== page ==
A second group of refugees to be resettled in the United States from Australia's offshore immigration centers has left Papua New Guinea. Washington has agreed to take up to 1,250 migrants held in Australian-run processing camps in the South Pacific. In return, Canberra will accept a small number of Central American refugees.
On Tuesday, 58 refugees flew out of Papua New Guinea (PNG), most having been held at the Australian-run detention camp on Manus Island for more than four years. The migrants, mostly from Afghanistan and Pakistan, had been told they would never be allowed to settle in Australia — part of Canberra's long-running policy to combat human trafficking.
Last year, 54 refugees from Australia's two offshore immigration facilities, on Manus Island and the tiny Pacific republic of Nauru, were resettled in the U.S. Another group of 130 refugees on Nauru is expected to leave the island for the U.S. in the coming weeks.
The resettlement deal was brokered between Australia and the Obama administration in 2016, and although derided as "dumb" by U.S. President Donald Trump, it has seen several hundred refugees fly to the United States.In return, Australia will offer a home to a small number of Central American migrants from U.S.-run camps in Costa Rica. So far, about 30 people have reportedly moved to Australia.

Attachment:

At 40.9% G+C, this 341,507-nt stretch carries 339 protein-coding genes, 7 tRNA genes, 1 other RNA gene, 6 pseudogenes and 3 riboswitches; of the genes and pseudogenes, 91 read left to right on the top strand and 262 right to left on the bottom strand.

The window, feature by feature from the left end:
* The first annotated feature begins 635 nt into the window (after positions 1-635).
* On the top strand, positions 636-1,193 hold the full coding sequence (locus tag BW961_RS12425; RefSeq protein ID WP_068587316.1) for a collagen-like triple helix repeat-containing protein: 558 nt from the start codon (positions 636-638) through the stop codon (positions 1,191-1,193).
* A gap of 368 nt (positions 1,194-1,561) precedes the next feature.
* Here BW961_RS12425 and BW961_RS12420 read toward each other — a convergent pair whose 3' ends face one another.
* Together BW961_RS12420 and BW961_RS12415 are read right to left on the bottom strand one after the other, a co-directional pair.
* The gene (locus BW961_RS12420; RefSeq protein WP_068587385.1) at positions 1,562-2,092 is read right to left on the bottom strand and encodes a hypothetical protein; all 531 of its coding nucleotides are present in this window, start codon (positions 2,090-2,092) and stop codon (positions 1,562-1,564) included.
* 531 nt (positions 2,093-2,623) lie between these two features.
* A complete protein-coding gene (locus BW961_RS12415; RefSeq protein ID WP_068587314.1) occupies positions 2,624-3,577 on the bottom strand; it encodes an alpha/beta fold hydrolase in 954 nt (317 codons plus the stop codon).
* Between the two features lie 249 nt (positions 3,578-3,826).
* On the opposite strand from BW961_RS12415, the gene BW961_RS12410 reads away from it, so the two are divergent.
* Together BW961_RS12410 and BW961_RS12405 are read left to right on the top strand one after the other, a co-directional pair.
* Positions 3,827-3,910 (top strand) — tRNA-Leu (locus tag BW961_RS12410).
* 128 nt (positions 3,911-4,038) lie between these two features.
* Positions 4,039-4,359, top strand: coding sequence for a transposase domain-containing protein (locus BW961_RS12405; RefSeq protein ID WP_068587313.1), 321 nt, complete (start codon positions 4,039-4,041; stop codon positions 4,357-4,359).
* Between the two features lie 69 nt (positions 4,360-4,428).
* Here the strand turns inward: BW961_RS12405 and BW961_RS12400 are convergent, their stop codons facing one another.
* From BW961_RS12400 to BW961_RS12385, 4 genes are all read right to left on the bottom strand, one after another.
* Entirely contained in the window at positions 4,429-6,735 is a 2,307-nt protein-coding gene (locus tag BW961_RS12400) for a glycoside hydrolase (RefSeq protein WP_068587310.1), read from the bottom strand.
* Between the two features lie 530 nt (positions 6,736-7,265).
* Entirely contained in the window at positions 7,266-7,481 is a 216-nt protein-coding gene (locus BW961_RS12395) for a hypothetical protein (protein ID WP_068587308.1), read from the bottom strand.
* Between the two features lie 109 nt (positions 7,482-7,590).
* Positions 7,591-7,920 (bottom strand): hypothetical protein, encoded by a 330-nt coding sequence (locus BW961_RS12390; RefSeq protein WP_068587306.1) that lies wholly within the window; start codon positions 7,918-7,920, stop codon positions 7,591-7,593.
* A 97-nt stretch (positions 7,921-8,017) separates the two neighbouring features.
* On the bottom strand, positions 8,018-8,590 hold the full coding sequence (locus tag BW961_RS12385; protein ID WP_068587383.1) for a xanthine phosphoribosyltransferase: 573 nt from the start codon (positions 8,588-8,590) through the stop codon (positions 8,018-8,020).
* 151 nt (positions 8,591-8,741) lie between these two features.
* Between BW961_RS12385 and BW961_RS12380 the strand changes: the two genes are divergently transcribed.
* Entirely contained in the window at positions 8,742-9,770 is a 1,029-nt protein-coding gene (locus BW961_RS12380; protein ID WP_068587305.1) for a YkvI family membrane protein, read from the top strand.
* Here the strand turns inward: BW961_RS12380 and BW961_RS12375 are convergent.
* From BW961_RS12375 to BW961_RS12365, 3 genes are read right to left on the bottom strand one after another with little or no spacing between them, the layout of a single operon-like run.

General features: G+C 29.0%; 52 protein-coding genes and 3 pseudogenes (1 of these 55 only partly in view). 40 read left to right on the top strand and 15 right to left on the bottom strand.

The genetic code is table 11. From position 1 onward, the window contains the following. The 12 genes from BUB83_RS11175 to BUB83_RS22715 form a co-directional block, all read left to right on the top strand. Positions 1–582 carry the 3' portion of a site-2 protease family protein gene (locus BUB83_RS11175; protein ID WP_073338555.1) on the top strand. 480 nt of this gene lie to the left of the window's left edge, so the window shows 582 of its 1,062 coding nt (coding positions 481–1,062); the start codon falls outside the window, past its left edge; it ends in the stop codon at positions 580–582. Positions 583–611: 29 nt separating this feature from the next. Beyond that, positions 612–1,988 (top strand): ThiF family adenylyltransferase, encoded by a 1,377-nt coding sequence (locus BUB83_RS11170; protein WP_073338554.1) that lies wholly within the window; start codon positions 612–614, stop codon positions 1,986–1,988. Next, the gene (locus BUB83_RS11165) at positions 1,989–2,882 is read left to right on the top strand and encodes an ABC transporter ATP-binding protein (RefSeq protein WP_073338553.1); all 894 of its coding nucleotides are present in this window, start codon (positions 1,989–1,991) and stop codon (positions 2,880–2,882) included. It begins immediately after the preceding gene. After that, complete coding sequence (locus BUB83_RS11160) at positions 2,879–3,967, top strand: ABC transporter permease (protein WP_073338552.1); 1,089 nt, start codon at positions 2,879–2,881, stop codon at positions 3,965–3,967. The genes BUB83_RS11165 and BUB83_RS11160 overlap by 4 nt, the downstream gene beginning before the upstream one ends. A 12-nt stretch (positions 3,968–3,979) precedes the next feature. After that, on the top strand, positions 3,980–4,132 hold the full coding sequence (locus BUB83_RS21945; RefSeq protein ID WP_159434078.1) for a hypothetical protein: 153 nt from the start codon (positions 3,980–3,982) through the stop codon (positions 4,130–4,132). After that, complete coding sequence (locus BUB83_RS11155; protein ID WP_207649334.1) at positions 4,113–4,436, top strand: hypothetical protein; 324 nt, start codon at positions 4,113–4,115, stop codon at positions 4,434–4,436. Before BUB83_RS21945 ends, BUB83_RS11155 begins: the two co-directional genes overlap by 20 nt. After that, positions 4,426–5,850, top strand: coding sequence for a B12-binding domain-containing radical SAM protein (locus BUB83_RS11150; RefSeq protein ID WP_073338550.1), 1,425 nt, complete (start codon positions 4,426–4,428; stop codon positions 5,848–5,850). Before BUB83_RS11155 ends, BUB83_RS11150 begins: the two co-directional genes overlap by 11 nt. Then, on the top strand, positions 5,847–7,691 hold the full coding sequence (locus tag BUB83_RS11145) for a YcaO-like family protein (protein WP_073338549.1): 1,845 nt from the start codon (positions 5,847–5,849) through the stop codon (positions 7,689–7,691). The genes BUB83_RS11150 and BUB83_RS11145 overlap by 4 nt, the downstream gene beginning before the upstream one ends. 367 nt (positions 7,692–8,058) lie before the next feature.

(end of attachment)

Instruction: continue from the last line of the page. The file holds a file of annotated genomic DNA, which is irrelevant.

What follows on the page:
Canberra recently rejected an offer made by New Zealand to take 150 of the men being held in Papua New Guinea.
About 2,000 refugees and asylum-seekers remain in Australia's offshore system, including several hundred men who are living in community housing on Manus Island after the Australian camp was officially closed last October.
One of them is Abdul Aziz Muhammad, a refugee from Sudan.
"This morning we had 58 of our friends, our close friends that have we spent so much time with them - and this morning they were so, so lucky that they got on the planes and they are leaving to [the] U.S. and the main question that now we have [is], why only the government want us to go to United States and not New Zealand, because the New Zealand offer is still there on the table? Why cannot the government accept the New Zealand offer to facilitate for all of us?" he said.
Australia's refugee quota has remained steady over the past two decades, with about 13,000 people accepted each year.
Since 2013, asylum-seekers intercepted trying to reach Australia by boat have been sent to migrant camps in the South Pacific. Officials say the policy is meant to deter others from making the same perilous sea crossing, often from Indonesia, where hundreds of people are thought to have drowned over the years.
Critics, though, say Australia's offshore processing program is overly punitive and that detaining asylum-seekers indefinitely has caused great psychological damage.